Leech tears a settee from the bulkhead, punches through the ultra-light faux-mahogany wall, and escapes the room. R101’s famous trompe l’oeil architecture and asbestos linings have saved him. He forces his way through the burning Cellon windows of the promenade and jumps, landing in a tree. He scrambles to the ground, walks away from the burning ship, and only then realizes that he is on fire.In all only eight men emerge alive from the fiery destruction of His Majesty’s Airship R101.
His clothes are burning, scorching his neck. His hands are badly burned. Still, his first instincts are to search and rescue. He soon finds Binks, Bell, Victor Savory, an engineer from the port midships engine car, and Arthur Disley, the electrical manager and wireless operator. Disley is pinned and must be rescued. Leech crawls back into the burning ship, under red-hot girders and across pools of flaming oil, to drag him out. He saves Disley’s life.
Disley has his own tale to tell. He was dozing on his bed in the switch room when he became, as he says later, “conscious of the ship dipping a little, not more than it had done before, and this change of attitude seems to be corrected immediately.” He is drowsy, half-awake.
He is wrong. In his half-dream state he has mistaken the airship’s thirty-second dive for routine pitching. One imagines the same thing happening in the crew and passenger quarters: forty men nestled comfortably in their berths, fast asleep, opening their eyes and coming to consciousness for a moment. What was that? Nothing, the ship is level. Back to sleep. In seconds they will all die screaming in a fire fueled by 5.5 million cubic feet of hydrogen.
But Disley is lucky. He wakes himself up, and then a curious thing happens. George “Sky” Hunt, the chief coxswain, who is in charge of not only the elevator and rudder men and watch-keeping riggers but has general responsibility for the hull, cover, gasbags, gasbag wiring, ballast, and flight controls, walks into the switch room and announces in an oddly matter-of-fact way, “We are down, lads.” He then heads off in the direction of the crew quarters. The statement is curious because the airship is emphatically not down. She is airborne. She has leveled off.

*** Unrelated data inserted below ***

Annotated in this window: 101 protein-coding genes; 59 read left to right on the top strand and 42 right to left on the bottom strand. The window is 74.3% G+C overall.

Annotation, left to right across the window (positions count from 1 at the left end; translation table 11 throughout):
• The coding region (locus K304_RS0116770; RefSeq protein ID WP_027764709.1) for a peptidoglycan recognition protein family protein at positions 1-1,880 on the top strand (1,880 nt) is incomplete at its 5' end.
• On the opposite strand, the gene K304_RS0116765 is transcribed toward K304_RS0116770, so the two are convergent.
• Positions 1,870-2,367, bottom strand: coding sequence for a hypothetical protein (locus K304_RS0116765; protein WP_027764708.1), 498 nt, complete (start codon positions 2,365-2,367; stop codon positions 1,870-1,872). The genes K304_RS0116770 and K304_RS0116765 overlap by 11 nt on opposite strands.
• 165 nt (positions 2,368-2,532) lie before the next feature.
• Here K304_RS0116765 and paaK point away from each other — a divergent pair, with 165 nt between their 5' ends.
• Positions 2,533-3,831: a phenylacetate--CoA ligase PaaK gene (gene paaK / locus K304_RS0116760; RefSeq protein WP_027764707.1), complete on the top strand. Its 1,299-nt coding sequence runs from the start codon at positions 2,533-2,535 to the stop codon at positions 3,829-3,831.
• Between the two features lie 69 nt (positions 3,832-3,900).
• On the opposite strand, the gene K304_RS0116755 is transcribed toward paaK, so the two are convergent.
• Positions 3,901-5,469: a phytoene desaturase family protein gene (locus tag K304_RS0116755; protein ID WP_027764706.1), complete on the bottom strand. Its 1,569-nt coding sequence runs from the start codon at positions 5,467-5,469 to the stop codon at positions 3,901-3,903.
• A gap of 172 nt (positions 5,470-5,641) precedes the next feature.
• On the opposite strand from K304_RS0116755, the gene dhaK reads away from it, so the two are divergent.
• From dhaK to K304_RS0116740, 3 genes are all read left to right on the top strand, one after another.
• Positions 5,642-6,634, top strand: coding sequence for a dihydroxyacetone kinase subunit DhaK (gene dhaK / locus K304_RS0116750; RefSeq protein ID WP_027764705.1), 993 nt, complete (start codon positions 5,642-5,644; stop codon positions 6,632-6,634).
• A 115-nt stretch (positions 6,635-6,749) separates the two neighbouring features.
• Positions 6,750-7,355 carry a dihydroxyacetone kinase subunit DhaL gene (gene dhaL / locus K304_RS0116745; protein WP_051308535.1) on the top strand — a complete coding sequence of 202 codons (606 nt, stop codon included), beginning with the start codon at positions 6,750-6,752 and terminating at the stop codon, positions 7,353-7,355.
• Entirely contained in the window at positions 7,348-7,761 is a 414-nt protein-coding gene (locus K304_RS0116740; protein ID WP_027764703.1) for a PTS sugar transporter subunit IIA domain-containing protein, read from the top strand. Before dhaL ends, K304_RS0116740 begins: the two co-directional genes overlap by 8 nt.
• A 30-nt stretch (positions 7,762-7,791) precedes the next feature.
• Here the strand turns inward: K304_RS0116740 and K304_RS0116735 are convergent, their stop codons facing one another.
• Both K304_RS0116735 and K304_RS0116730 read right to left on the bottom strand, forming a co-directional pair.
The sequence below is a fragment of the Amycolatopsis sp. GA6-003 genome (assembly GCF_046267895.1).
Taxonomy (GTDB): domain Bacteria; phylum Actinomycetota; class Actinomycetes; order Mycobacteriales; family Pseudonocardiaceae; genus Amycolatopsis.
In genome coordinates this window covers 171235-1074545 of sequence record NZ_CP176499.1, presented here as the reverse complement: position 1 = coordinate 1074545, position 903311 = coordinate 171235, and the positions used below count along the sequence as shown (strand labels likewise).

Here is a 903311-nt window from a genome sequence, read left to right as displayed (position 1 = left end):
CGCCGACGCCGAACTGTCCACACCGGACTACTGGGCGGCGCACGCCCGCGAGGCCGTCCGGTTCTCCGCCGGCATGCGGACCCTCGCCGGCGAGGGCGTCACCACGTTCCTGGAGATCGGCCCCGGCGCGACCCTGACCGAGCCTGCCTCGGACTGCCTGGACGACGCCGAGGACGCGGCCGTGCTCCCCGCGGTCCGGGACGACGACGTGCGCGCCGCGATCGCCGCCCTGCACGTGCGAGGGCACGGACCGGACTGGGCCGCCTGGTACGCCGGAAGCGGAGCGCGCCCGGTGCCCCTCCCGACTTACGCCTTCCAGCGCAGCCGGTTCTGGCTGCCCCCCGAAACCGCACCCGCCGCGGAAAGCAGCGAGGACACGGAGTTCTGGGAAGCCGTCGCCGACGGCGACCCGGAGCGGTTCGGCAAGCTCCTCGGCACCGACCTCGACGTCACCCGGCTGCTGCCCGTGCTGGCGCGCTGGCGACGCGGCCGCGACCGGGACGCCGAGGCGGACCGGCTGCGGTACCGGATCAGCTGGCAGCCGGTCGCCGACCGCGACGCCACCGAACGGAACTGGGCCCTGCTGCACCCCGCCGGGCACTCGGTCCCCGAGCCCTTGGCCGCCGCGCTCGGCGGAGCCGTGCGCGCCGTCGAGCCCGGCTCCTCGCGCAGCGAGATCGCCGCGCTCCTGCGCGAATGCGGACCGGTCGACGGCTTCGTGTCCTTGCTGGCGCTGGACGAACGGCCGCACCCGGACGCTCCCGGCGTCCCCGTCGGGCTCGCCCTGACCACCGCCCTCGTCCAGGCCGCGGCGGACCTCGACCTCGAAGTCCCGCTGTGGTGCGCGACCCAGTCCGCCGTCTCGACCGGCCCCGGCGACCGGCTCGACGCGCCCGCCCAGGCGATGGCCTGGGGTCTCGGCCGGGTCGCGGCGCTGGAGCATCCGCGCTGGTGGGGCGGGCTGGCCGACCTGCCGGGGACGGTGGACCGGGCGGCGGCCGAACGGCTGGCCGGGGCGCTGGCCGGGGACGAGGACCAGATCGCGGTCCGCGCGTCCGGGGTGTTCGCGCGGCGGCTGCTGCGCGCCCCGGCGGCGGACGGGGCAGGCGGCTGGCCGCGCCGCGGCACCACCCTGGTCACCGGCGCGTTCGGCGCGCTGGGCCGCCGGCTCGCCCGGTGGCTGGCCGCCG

Some unseen catastrophic event has happened, but there is no one to explain what it might be.
Disley stands—or rather tries to stand because R101 has just dropped into her second dive. He is thrown back onto his bed. He has the presence of mind to trip one of the electric field switches, shutting off some of the airship’s power. He is worried, correctly, about what sparks might do to all that hydrogen. He, too, experiences the crash as “more of a crunch than a violent impact.”
But it is followed, in his words, by a “first explosion immediately after the crash that was very violent.” The airship’s lights go out. Just how Arthur Disley went from the quiet comfort of the switch room to being pinned under a burning airship and suffering severe burns is not known. He does not know it himself.
In all only eight men emerge alive from the fiery destruction of His Majesty’s Airship R101. Four of them are engine mechanics, all working in cars outside the airship’s envelope: Binks and Bell from the aft nacelle, Victor Savory and Alfred Cook from the midships nacelles. Leech and Disley have different jobs but at the time of the crash are just a few feet from each other. The other two are riggers, men who patrol the inside of the ship’s envelope: Walter Radcliffe and Samuel Church. Both are grievously burned: Church dies on October 6, Radcliffe on October 8.
Which leaves six men alive from the fifty-four passengers and crew of R101.
Excerpted from His Majesty’s Airship by S.C. Gwynne. Copyright © 2023 by Samuel C. Gwynne. Excerpted with permission by Scribner, a division of Simon & Schuster, Inc.